Revenue told to soften up

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The Independent Online

The annual swathe of companies driven into bankruptcy by the demands of tax collectors is set to fall dramatically under proposals being considered by the Government.

The annual swathe of companies driven into bankruptcy by the demands of tax collectors is set to fall dramatically under proposals being considered by the Government.

The Inland Revenue and Customs & Excise, which enjoy preferential status among creditors of struggling businesses, initiated 2,223 insolvency proceedings in the year to March 1998. Critics argue that, as this preferential status almost guarantees that their debts will be settled in the event of bankruptcy, these agencies have no incentive to help struggling companies survive hard times.

Alan Bloom, head of corporate restructuring at Ernst & Young, said: "Because they have the ability to get paid before everybody else, there is a strong sense that they are not as positive, co-operative and helpful as they would be otherwise."

Burlington, a York-based interior design company, has experienced at first hand the apparent eagerness of the Inland Revenue to drive indebted businesses to the wall. The firm was at the receiving end of a winding-up petition brought by the Revenue for unpaid Corporation Tax and PAYE, even though it had satisfied the demands of its other creditors.

Peter O'Toole, managing director of Burlington, said: "It is an abuse of the power of State that the Revenue always uses the thick end of the cudgel when it comes to debt collecting. There are so many options available to the Revenue but, given the advantage afforded by its preferential creditorship, it can go straight to the hard end of the scale in the certain knowledge that if there's money there to be collected, they'll get it."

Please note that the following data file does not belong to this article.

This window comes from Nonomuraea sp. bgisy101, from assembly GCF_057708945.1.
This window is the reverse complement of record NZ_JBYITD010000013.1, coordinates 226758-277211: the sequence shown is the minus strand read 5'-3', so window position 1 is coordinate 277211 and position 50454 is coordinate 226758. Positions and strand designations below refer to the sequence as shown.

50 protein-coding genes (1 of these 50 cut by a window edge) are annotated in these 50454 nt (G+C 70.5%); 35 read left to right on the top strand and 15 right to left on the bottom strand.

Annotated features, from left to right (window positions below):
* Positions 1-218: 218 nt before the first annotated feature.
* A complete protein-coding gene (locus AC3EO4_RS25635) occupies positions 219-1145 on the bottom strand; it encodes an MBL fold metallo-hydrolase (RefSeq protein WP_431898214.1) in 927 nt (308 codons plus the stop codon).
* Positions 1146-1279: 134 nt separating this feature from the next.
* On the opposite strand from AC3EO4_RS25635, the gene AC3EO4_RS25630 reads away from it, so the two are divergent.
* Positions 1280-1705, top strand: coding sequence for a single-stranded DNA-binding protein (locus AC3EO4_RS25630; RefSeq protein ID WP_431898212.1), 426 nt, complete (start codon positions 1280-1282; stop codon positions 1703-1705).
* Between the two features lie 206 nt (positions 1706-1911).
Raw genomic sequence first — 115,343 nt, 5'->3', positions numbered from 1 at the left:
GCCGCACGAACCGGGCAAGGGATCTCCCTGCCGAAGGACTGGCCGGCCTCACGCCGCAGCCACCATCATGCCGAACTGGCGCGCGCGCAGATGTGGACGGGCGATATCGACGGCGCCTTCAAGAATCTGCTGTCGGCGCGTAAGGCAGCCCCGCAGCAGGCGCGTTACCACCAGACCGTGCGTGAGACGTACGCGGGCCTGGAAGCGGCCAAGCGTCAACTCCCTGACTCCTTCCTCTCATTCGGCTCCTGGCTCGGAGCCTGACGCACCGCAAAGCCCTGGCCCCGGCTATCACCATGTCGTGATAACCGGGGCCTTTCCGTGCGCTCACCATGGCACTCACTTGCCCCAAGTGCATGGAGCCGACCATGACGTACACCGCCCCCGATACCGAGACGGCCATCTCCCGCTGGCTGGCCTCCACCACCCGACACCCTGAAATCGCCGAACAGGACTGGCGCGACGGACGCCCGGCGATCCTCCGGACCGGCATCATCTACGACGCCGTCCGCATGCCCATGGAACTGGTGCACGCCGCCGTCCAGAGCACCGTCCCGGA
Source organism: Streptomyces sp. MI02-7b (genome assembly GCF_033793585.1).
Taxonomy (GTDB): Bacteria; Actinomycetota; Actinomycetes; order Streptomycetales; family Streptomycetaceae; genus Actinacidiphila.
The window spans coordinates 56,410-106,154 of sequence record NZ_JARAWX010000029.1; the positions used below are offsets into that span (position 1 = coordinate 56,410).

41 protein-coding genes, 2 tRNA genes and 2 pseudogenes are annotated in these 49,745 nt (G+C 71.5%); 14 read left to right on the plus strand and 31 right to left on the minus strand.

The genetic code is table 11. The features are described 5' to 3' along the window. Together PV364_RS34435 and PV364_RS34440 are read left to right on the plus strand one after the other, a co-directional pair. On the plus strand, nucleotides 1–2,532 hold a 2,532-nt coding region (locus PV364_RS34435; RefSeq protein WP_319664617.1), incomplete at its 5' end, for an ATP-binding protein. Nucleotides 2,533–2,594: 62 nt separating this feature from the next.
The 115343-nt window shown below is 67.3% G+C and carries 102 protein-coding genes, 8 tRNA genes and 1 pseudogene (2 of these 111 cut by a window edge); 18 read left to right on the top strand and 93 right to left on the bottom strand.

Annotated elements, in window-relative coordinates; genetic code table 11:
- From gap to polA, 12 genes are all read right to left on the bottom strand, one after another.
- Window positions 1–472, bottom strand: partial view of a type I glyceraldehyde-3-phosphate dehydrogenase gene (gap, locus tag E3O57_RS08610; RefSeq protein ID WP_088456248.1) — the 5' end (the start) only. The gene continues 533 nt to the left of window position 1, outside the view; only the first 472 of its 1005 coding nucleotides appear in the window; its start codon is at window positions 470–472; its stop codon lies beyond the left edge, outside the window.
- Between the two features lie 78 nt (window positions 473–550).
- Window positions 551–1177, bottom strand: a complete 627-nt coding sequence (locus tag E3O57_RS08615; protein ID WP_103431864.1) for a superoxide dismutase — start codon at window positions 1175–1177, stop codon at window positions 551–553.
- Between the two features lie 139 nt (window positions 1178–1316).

Mr Bloom has participated in a review of insolvency law - initiated by then Trade Secretary Peter Mandelson in 1998 to foster future innovation - that addressed this and other ques- tions. The report is unlikely to challenge the principle of Crown preference, but it is expected to encourage revenue collectors to be sympathetic to indebted companies. It will be published in the next few weeks.

Ian Fletcher, chief economist at the British Chambers of Commerce, said: "This is an issue we're concerned with. We believe that if the Government wants to create the business culture it says it wants, it should be more sympathetic to struggling companies. If the Government is looking for business creditors to make concessions, it has to take a lead of its own."

The preferential status of revenue collectors reflects the fact that they are involuntary creditors which have a duty to collect money on behalf of the Exchequer.

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